JW: We clearly explain what our executive session is about unless we cannot do that. But even if it’s about a personnel issue, we can say the job title of who we are talking about. Many of the executive sessions were totally legal, we probably just didn’t announce them properly and definitely on the issue of communication between elected officials, we probably needed to be more strict on that, but we were not having illegal meetings. We had an occasional communication between more than two people but generally it was not about a decision-making kind of thing. It was just administrative.

AT: You won election in Basalt five times: three for council and two for mayor. You campaigned consistently on a slow-growth platform. Basalt still grew by a significant amount since 1996 when you were first elected to the council. What does your repeated election say about voter preferences on growth issues and what does the rate of development say about efforts to slow growth?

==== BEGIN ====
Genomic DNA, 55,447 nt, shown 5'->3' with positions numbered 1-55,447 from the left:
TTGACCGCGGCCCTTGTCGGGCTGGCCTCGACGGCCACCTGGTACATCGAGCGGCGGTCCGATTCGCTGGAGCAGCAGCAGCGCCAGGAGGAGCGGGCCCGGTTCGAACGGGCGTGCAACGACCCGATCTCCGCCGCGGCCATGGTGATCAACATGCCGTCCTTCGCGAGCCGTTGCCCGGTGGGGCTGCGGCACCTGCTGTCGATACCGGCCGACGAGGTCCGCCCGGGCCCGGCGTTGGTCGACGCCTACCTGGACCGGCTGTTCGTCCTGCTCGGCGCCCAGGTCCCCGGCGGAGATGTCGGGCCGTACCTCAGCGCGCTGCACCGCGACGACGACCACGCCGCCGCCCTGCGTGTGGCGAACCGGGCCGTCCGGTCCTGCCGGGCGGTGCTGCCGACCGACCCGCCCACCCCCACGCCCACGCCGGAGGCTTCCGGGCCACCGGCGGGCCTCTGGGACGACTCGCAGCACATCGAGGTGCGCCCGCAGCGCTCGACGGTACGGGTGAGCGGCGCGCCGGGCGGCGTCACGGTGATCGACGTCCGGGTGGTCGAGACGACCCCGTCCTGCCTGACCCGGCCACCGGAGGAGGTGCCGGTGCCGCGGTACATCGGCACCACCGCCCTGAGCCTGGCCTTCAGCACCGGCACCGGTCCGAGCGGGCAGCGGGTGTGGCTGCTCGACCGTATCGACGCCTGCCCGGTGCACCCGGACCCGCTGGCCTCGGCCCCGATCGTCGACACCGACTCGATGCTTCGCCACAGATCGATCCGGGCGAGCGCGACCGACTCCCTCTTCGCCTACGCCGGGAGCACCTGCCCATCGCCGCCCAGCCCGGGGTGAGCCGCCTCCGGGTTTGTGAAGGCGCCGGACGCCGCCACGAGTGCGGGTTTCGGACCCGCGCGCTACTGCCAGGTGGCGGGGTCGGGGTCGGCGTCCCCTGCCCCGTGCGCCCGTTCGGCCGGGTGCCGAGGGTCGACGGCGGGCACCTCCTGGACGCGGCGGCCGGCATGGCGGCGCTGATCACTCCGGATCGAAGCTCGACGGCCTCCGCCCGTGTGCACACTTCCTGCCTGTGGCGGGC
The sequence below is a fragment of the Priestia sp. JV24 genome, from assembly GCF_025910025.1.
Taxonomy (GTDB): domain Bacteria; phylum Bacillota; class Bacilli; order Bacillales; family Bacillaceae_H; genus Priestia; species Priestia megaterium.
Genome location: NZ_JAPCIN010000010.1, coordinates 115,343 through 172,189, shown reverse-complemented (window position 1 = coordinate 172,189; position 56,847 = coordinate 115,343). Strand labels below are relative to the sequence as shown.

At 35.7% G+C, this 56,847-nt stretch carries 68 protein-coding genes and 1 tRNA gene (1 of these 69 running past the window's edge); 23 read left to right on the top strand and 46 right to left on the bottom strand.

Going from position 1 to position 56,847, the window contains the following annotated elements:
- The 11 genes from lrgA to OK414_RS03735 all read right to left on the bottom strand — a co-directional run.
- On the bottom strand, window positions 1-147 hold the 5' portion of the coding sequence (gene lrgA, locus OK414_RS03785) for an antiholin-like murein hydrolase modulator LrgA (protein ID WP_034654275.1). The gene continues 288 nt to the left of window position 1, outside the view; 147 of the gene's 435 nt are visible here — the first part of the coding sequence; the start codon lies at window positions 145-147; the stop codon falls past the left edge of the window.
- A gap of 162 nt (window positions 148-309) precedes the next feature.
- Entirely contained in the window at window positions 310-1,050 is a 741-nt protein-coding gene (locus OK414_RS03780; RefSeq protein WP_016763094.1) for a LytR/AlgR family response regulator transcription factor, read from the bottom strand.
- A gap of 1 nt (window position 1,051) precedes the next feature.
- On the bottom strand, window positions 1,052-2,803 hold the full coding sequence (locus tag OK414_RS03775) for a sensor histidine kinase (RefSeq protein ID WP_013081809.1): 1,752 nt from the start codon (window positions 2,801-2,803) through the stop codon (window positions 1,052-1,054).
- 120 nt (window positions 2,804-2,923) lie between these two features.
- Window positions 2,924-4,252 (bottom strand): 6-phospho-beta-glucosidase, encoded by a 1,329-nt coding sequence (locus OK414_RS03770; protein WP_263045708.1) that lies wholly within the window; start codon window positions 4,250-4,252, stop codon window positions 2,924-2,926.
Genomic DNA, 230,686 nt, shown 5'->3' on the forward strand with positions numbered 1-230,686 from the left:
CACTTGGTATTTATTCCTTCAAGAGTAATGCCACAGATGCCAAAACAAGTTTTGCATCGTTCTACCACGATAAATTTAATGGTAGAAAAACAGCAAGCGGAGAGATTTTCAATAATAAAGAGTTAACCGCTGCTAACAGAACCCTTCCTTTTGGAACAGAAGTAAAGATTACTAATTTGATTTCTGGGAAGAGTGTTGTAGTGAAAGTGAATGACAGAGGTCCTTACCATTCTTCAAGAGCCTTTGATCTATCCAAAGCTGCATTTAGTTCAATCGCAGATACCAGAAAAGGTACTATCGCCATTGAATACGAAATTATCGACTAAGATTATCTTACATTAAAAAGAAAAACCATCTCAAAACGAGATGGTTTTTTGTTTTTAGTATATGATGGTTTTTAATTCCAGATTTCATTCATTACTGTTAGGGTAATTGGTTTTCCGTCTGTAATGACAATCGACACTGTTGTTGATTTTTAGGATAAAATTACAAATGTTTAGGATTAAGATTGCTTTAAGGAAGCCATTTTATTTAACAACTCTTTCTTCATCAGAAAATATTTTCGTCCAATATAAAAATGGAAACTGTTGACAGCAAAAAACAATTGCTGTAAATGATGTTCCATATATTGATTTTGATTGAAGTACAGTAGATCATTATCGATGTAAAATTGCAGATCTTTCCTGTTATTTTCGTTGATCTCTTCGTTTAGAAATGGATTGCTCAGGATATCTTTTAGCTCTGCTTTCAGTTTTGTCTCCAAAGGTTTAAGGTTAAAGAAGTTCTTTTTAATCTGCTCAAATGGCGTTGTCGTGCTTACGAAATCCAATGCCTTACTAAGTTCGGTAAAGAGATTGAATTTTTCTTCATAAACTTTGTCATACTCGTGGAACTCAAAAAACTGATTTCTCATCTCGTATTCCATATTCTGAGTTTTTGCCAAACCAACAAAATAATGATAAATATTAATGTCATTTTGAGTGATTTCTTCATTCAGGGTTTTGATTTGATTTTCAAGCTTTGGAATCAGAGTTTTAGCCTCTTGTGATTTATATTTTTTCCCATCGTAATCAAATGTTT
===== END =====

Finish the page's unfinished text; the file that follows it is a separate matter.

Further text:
JW: I think the majority of people in the midvalley are concerned about the rate of growth. They’ve seen things happening very fast. They’ve seen traffic issue escalate, taxes going up. Taxes are going to go up if you keep approving development, and so I think in general, the midvalley is still concerned about growth. I’m not sure they know what we should do about it because, generally, elected boards don’t say no. They mitigate it down to what you can stomach and approve it.

AT: Is slow growth a myth?